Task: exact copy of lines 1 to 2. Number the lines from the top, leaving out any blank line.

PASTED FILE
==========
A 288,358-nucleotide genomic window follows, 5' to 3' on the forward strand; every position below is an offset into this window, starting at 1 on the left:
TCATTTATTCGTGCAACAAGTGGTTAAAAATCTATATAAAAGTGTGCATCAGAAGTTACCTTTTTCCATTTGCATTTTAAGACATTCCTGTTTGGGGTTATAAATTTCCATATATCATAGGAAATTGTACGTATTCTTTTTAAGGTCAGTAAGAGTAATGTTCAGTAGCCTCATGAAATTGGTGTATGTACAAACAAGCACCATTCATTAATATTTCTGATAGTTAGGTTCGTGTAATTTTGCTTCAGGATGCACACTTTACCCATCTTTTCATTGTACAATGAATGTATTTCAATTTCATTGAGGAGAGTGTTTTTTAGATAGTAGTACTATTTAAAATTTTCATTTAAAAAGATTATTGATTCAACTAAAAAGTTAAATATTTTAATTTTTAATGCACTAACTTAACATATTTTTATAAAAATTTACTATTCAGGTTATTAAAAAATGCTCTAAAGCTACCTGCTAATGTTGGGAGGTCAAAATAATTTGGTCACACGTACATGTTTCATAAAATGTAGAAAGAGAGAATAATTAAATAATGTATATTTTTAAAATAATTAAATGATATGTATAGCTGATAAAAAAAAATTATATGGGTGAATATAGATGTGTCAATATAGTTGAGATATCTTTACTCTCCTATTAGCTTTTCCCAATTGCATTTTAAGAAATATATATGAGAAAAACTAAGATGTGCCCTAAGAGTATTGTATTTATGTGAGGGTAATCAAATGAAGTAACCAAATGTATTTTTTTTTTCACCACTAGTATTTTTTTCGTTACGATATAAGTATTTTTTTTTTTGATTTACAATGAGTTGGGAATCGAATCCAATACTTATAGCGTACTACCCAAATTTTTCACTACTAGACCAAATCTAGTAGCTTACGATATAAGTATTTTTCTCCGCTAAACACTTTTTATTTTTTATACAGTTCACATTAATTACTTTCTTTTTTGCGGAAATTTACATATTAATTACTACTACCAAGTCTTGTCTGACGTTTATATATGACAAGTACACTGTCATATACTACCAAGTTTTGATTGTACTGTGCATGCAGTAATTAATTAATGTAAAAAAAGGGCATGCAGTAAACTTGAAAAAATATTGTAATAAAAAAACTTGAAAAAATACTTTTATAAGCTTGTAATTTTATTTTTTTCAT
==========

A 288,358-nucleotide genomic window follows, 5' to 3' on the forward strand; every position below is an offset into this window, starting at 1 on the left:
TCATTTATTCGTGCAACAAGTGGTTAAAAATCTATATAAAAGTGTGCATCAGAAGTTACCTTTTTCCATTTGCATTTTAAGACATTCCTGTTTGGGGTTATAAATTTCCATATATCATAGGAAATTGTACGTATTCTTTTTAAGGTCAGTAAGAGTAATGTTCAGTAGCCTCATGAAATTGGTGTATGTACAAACAAGCACCATTCATTAATATTTCTGATAGTTAGGTTCGTGTAATTTTGCTTCAGGATGCACACTTTACCCATCTTTTCATTGTACAATGAATGTATTTCAATTTCATTGAGGAGAGTGTTTTTTAGATAGTAGTACTATTTAAAATTTTCATTTAAAAAGATTATTGATTCAACTAAAAAGTTAAATATTTTAATTTTTAATGCACTAACTTAACATATTTTTATAAAAATTTACTATTCAGGTTATTAAAAAATGCTCTAAAGCTACCTGCTAATGTTGGGAGGTCAAAATAATTTGGTCACACGTACATGTTTCATAAAATGTAGAAAGAGAGAATAATTAAATAATGTATATTTTTAAAATAATTAAATGATATGTATAGCTGATAAAAAAAAATTATATGGGTGAATATAGATGTGTCAATATAGTTGAGATATCTTTACTCTCCTATTAGCTTTTCCCAATTGCATTTTAAGAAATATATATGAGAAAAACTAAGATGTGCCCTAAGAGTATTGTATTTATGTGAGGGTAATCAAATGAAGTAACCAAATGTATTTTTTTTTTCACCACTAGTATTTTTTTCGTTACGATATAAGTATTTTTTTTTTTGATTTACAATGAGTTGGGAATCGAATCCAATACTTATAGCGTACTACCCAAATTTTTCACTACTAGACCAAATCTAGTAGCTTACGATATAAGTATTTTTCTCCGCTAAACACTTTTTATTTTTTATACAGTTCACATTAATTACTTTCTTTTTTGCGGAAATTTACATATTAATTACTACTACCAAGTCTTGTCTGACGTTTATATATGACAAGTACACTGTCATATACTACCAAGTTTTGATTGTACTGTGCATGCAGTAATTAATTAATGTAAAAAAAGGGCATGCAGTAAACTTGAAAAAATATTGTAATAAAAAAACTTGAAAAAATACTTTTATAAGCTTGTAATTTTATTTTTTTCAT